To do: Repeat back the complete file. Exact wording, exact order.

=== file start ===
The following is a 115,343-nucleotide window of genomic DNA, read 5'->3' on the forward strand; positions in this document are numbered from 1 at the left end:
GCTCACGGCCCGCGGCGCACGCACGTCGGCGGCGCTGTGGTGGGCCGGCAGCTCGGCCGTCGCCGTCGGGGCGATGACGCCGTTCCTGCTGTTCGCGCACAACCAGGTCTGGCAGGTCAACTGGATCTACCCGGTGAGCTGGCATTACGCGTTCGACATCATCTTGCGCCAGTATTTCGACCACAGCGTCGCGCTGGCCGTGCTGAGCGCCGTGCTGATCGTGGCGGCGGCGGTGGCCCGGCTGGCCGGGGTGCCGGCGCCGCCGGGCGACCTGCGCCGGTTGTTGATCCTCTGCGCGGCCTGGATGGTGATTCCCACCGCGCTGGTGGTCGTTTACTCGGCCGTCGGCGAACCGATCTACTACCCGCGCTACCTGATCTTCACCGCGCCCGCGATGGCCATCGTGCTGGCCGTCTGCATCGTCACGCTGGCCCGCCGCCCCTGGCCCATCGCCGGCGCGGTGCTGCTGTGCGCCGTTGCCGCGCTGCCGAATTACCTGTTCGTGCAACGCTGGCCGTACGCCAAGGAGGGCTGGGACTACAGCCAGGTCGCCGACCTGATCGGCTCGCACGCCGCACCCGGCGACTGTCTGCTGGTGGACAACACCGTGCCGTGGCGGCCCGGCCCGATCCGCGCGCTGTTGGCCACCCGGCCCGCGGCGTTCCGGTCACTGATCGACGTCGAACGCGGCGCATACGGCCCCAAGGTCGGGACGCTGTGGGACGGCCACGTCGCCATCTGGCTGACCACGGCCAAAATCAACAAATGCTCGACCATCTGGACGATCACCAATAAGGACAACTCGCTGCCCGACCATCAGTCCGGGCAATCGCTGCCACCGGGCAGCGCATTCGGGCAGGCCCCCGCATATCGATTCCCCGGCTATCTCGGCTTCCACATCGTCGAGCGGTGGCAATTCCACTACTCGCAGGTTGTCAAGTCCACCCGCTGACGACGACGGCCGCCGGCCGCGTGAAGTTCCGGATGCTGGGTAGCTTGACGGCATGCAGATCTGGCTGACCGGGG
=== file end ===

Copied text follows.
The following is a 115,343-nucleotide window of genomic DNA, read 5'->3' on the forward strand; positions in this document are numbered from 1 at the left end:
GCTCACGGCCCGCGGCGCACGCACGTCGGCGGCGCTGTGGTGGGCCGGCAGCTCGGCCGTCGCCGTCGGGGCGATGACGCCGTTCCTGCTGTTCGCGCACAACCAGGTCTGGCAGGTCAACTGGATCTACCCGGTGAGCTGGCATTACGCGTTCGACATCATCTTGCGCCAGTATTTCGACCACAGCGTCGCGCTGGCCGTGCTGAGCGCCGTGCTGATCGTGGCGGCGGCGGTGGCCCGGCTGGCCGGGGTGCCGGCGCCGCCGGGCGACCTGCGCCGGTTGTTGATCCTCTGCGCGGCCTGGATGGTGATTCCCACCGCGCTGGTGGTCGTTTACTCGGCCGTCGGCGAACCGATCTACTACCCGCGCTACCTGATCTTCACCGCGCCCGCGATGGCCATCGTGCTGGCCGTCTGCATCGTCACGCTGGCCCGCCGCCCCTGGCCCATCGCCGGCGCGGTGCTGCTGTGCGCCGTTGCCGCGCTGCCGAATTACCTGTTCGTGCAACGCTGGCCGTACGCCAAGGAGGGCTGGGACTACAGCCAGGTCGCCGACCTGATCGGCTCGCACGCCGCACCCGGCGACTGTCTGCTGGTGGACAACACCGTGCCGTGGCGGCCCGGCCCGATCCGCGCGCTGTTGGCCACCCGGCCCGCGGCGTTCCGGTCACTGATCGACGTCGAACGCGGCGCATACGGCCCCAAGGTCGGGACGCTGTGGGACGGCCACGTCGCCATCTGGCTGACCACGGCCAAAATCAACAAATGCTCGACCATCTGGACGATCACCAATAAGGACAACTCGCTGCCCGACCATCAGTCCGGGCAATCGCTGCCACCGGGCAGCGCATTCGGGCAGGCCCCCGCATATCGATTCCCCGGCTATCTCGGCTTCCACATCGTCGAGCGGTGGCAATTCCACTACTCGCAGGTTGTCAAGTCCACCCGCTGACGACGACGGCCGCCGGCCGCGTGAAGTTCCGGATGCTGGGTAGCTTGACGGCATGCAGATCTGGCTGACCGGGG